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Friday, February 28, 2014

First Outdoor Flocks of Drones Demonstrated in the EU

As reported by The Physics arXiv: If you've ever watched huge flocks of starlings wheel and pulsate in the early evening sky, you’ll know how spectacular this phenomenon can be. Starlings probably flock to reduce their chances of attack by predators such as peregrine falcons.

But their are many other reasons why this kind of group behavior is useful—more effectively navigation and foraging, for example. So it’s no surprise that various teams want to reproduce the same kind of behavior in artificial systems.

That’s turned out to be harder than it sounds, particularly for aerial flocking. So while various groups have created semi-autonomous flocks, and one group created a flock of slow-moving blimps in a gymnasium, nobody has successfully demonstrated a fully autonomous flock of robotic flyers that can fly outdoors.

Until now. Today, Gabor Vásárhelyi and pals from Eötvös University in Budapest, Hungary, reveal that they have successfully demonstrated the first autonomous flying robots capable of flockin
g outdoors, just as starlings do.

Flocking is hard because of each member of the flock has to be able to sense its environment and respond to changes quickly and accurately. That means each flyer has to measure its own velocity and position, the position and velocity of those around it, and use this information to calculate what to do next.

Even then, it must be capable of carrying out the necessary flight adjustments quickly. These machines must be able to hover, to fly in a specific direction at a specific speed and to change tack rapidly.

And they must be able to do all this using their own own on-board decision making process.

That’s a big ask but it has looked increasingly possible in recent years given that stable flying machines such as helicopters and quadcopters are now commercially available.

Vásárhelyi start with a commercially available quadcopter known as the MK Basicset L4-ME from the German company MikroKopter. This is capable of self-stabilized flight and is controlled using a handheld remote.

An example of the navigation module used to help provide the
flocking, formation, target tracking, and obstacle avoidance features.
The team’s first step was to modify these machines to make them autonomous. They did this by attaching an extension board carrying a variety of navigational devices such as a gyroscope, accelerometer, GPS receiver and so on as well as a wireless communications unit and a minicomputer.

During flight, each flyer constantly broadcasts its position and velocity to the others which then determine their own actions using the team’s flocking algorithm. This essentially implements two rules, a short range repulsion that prevents adjacent flyers from colliding, and a rule that aligns their velocity and keeps adjacent flyers going in roughly the same direction at the same speed.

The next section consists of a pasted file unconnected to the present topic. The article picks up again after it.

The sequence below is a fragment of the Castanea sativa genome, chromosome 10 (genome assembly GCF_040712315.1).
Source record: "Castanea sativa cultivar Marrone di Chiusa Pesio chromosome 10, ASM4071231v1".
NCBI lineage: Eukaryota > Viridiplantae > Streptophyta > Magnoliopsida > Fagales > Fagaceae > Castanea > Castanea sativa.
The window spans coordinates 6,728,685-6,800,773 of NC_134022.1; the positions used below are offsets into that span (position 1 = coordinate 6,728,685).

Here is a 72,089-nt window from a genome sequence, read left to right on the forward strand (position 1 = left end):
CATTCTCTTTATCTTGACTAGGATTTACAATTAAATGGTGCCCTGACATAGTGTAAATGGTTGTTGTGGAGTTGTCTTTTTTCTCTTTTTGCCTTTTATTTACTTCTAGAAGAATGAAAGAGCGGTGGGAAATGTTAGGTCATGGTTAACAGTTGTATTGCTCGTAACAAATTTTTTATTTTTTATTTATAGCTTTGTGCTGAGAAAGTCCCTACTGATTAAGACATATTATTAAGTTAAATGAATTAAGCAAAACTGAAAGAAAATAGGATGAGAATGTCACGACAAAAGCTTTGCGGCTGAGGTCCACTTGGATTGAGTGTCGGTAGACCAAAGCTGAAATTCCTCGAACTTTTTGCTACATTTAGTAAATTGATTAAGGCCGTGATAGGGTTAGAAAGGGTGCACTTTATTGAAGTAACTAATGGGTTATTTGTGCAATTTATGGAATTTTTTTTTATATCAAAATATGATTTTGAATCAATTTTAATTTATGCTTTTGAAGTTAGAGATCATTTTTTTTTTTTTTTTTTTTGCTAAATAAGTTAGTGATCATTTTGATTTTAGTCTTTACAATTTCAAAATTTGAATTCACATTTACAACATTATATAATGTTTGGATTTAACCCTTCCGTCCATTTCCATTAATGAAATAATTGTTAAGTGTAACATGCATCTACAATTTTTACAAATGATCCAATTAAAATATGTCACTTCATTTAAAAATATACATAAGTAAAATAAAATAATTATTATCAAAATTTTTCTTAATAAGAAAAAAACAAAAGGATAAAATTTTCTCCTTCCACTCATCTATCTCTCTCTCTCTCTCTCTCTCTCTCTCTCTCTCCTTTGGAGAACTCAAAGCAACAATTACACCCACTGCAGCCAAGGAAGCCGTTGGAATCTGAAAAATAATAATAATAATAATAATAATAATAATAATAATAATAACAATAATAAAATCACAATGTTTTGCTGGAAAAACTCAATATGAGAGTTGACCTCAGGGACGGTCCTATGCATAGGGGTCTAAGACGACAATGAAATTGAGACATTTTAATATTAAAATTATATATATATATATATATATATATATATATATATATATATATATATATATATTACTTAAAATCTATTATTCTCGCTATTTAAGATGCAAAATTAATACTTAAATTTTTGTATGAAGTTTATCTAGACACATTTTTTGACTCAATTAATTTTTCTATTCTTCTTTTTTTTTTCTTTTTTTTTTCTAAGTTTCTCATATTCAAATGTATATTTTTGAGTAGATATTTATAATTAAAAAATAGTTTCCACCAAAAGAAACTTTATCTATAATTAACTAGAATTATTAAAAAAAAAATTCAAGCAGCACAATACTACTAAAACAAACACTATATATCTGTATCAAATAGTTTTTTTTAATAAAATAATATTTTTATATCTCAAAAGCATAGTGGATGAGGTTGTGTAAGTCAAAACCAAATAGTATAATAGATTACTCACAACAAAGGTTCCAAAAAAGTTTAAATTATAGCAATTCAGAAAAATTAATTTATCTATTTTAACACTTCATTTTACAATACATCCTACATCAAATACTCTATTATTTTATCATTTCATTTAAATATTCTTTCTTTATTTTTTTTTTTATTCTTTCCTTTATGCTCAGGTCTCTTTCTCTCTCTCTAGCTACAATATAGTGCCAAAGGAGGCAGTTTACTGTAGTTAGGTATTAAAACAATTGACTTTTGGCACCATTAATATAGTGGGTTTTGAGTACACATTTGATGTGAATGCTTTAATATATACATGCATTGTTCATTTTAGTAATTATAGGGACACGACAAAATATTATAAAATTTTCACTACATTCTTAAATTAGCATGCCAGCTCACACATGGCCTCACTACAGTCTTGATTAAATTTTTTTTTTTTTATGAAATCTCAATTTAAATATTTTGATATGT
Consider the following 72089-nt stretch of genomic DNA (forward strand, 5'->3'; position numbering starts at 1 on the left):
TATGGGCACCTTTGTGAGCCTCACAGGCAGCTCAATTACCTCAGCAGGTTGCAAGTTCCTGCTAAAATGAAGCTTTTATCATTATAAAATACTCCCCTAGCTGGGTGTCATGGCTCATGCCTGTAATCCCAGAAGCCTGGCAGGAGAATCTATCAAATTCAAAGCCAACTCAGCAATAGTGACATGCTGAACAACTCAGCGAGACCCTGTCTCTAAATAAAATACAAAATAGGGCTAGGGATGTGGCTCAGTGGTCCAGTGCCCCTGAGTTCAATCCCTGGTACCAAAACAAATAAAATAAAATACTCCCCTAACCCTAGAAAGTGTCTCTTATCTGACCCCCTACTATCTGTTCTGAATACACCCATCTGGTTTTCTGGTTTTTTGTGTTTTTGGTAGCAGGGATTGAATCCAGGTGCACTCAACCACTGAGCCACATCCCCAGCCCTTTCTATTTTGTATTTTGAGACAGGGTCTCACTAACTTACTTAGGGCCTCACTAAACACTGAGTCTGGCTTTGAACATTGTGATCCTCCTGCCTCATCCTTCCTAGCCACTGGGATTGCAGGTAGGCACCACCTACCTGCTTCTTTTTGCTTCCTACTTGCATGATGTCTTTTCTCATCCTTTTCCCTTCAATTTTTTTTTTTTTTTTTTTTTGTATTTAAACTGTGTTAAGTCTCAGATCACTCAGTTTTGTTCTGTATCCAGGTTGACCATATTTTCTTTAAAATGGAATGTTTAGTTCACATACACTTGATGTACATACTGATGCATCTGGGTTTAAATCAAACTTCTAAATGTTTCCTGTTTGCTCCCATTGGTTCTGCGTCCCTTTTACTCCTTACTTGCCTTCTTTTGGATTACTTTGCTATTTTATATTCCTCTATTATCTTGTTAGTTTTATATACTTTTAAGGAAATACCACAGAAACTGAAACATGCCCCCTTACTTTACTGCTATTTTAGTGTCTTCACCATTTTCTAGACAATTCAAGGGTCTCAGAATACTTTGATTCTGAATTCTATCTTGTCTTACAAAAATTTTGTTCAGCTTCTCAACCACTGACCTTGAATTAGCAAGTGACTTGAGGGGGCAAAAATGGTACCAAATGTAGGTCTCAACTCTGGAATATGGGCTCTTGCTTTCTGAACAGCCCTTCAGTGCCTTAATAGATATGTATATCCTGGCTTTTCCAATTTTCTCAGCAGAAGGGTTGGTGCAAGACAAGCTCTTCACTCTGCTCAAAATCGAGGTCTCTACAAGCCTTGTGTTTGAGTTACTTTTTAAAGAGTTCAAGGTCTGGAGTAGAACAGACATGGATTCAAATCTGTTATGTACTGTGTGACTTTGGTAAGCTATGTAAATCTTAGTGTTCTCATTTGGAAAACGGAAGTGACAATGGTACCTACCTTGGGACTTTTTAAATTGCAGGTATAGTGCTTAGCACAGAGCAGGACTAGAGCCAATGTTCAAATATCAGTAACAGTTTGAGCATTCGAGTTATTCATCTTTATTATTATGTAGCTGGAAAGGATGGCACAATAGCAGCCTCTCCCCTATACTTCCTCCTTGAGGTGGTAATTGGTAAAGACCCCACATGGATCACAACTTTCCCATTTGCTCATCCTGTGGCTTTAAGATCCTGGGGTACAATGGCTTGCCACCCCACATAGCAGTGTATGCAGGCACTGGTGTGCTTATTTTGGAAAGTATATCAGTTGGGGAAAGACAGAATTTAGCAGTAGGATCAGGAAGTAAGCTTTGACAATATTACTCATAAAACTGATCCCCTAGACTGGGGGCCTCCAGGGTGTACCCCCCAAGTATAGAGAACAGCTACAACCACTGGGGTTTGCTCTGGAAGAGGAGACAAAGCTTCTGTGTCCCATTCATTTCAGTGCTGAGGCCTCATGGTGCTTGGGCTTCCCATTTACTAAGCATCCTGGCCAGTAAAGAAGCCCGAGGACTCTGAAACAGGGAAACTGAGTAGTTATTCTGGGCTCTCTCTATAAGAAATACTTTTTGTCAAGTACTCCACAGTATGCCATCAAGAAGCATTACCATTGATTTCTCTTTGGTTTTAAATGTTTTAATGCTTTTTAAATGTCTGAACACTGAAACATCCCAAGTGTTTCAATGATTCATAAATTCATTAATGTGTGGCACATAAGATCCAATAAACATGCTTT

Simulation of actual data generated from target tracking exercises.
Two reduce the amount of calculating each flyer has to do, the quadcopters all fly at the same altitude so that the flocking problem becomes a 2 dimensional one.

There is also a ground-based PC monitoring what’s going on and this can make real time changes to the algorithms controlling each flyer. But crucially, the flock does not rely on any centralized control for its behavior.

The results are impressive. These guys have successfully flown flocks with up to ten quadcopters in the air simultaneously. “We successfully established the first decentralized, autonomous multi-copter flock in an outdoor environment, with swarms of up to 10 flying robots, flying stably for up to 20 minutes,” they say.
They also find a number of interesting behaviors. One of the key problems these guys have to handle is the inevitable delay each flyer experiences between receiving information, processing it and then performing the necessary changes in flight.

Target tracking a moving vehicle.
This kind of delay can lead to all kinds of interesting oscillations within the flock. But it can also destroy the flock if it gets out of control. So the flight algorithms must be carefully fine-tuned to damp out the destructive effects.

But with this in hand, Vásárhelyi and co say they were able to fly their copters in various formations such as ring shapes and in lines. They've also observed self-organised behavior in which the quadcopters fly in lines and circles within pre-determined boundaries, just as locusts do in a similar circumstances.

Obstruction avoidance simulation - the flock is attempting to
reach the large geofenced area, while staying out of the smaller
obstacle areas.
There are limits on the behavior of the flocks, of course. The speed of he flyers determines the required braking distance between them to prevent collisions. And in any case, the average distance between the flyers is between 6 and 10 meters. This is determined by the positional accuracy of the GPS sensors which is to within 2 meters or so. Tighter formations will require better positioning accuracy.

Nevertheless, this is an exciting first step in this area. The potential applications for flocks are numerous. The researchers imagine using them for large-scale, redundant observations over wide areas, perhaps for farming, traffic monitoring and, of course, military purposes. And equipped with sensors, flocks could monitor large volumes of the atmosphere for signs of pollution. A real advantage in all this is the redundancy that a flock offers if one unit malfunctions.

With the first success in outdoor autonomous flocks, it shouldn't be long before we see more of these in the real world. Perhaps one day we’ll even be able to watch them gather at dusk and demonstrate their own spectacular aerial displays.

Ref: : Outdoor Flocking And Formation Flight With Autonomous Aerial Robots